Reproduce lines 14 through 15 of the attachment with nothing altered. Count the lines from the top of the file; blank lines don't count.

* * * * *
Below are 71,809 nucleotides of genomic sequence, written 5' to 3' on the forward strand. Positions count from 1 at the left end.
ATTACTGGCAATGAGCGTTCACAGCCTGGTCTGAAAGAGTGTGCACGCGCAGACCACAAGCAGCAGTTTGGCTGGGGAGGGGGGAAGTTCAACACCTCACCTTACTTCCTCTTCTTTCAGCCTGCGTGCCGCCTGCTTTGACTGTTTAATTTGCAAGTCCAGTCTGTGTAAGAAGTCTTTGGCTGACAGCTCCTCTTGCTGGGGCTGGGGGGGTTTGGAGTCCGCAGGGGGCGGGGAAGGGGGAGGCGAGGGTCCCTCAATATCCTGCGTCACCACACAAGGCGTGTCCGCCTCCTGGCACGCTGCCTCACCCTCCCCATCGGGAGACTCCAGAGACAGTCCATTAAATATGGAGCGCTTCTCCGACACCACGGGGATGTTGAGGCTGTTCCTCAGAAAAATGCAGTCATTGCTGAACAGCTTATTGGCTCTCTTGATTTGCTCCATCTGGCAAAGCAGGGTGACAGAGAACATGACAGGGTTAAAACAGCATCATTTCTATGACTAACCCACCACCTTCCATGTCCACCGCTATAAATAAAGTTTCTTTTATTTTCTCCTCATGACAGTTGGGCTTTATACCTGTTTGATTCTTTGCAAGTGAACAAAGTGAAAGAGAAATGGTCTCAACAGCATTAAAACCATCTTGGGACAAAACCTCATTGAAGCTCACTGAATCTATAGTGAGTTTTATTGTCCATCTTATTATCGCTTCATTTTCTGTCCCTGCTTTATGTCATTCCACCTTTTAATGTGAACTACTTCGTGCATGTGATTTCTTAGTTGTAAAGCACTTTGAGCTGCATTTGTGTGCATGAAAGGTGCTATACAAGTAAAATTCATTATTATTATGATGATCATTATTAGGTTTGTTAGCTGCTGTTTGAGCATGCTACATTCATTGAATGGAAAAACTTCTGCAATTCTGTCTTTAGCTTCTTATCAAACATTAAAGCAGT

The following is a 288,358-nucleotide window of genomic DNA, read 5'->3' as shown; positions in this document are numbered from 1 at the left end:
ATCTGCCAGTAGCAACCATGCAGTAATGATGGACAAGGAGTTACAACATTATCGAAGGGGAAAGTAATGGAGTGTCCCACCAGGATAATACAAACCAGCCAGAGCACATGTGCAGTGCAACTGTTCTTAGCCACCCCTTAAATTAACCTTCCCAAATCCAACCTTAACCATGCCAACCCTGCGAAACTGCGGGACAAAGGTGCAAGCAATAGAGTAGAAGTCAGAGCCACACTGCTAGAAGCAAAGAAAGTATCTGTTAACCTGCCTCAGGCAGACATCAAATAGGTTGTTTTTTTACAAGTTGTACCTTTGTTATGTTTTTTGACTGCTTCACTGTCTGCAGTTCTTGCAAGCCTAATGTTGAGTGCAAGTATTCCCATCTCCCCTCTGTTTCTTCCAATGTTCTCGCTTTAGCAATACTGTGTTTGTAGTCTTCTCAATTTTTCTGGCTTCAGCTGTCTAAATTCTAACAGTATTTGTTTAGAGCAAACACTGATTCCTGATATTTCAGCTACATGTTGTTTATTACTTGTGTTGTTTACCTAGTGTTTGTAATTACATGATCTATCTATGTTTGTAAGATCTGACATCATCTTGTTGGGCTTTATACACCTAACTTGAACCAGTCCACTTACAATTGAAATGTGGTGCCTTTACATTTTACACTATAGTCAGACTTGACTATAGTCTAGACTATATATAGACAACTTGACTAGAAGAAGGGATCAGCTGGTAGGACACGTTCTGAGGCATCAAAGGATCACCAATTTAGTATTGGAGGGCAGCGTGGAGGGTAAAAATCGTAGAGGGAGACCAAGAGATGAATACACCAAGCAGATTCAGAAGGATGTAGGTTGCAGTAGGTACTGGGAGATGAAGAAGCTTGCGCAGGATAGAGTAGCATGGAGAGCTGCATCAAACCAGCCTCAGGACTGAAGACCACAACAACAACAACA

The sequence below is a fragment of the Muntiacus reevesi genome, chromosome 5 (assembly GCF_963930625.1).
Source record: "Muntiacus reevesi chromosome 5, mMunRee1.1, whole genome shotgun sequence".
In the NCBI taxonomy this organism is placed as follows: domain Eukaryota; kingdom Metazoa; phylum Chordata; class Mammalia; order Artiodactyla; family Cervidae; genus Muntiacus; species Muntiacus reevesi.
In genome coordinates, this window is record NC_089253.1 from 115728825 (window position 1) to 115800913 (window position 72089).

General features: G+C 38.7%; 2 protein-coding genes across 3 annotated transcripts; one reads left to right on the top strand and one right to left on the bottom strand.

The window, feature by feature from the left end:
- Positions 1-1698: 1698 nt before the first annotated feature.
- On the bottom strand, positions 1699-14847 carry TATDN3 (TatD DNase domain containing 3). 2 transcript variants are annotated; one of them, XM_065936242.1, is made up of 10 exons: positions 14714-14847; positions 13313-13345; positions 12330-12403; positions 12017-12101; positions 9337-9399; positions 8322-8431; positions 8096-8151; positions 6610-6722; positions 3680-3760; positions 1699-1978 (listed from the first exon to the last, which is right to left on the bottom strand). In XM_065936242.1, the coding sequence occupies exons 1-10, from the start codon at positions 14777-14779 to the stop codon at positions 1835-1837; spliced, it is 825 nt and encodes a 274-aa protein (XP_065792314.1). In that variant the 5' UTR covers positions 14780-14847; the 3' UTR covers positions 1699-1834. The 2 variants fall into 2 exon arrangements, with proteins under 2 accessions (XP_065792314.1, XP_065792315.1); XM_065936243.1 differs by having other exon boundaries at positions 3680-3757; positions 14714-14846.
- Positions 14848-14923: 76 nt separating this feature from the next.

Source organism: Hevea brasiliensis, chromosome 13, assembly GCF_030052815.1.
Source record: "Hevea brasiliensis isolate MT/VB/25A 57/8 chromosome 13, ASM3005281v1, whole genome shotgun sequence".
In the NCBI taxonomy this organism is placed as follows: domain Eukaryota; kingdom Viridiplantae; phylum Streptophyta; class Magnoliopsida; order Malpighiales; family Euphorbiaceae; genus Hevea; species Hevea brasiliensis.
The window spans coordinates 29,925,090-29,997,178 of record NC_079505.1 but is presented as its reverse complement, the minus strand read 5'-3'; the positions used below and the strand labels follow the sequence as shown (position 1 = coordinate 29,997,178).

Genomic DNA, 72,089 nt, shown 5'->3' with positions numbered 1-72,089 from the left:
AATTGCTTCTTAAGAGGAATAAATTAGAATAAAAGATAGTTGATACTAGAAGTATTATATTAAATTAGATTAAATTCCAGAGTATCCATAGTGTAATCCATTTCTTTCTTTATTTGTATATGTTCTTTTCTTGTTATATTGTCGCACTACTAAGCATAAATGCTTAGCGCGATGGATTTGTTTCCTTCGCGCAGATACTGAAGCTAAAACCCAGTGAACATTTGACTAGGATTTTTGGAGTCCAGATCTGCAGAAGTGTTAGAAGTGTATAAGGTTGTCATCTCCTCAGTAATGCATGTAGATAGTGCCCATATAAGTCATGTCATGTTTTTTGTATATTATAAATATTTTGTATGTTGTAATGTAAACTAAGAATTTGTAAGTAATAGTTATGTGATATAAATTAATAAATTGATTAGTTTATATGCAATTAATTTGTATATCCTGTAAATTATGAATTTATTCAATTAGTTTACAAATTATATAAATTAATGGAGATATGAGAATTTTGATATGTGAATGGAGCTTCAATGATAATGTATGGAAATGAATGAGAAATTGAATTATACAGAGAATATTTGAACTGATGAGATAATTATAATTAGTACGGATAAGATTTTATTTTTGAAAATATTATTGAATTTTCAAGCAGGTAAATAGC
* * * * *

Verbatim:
Source organism: Hevea brasiliensis, chromosome 13, assembly GCF_030052815.1.
Source record: "Hevea brasiliensis isolate MT/VB/25A 57/8 chromosome 13, ASM3005281v1, whole genome shotgun sequence".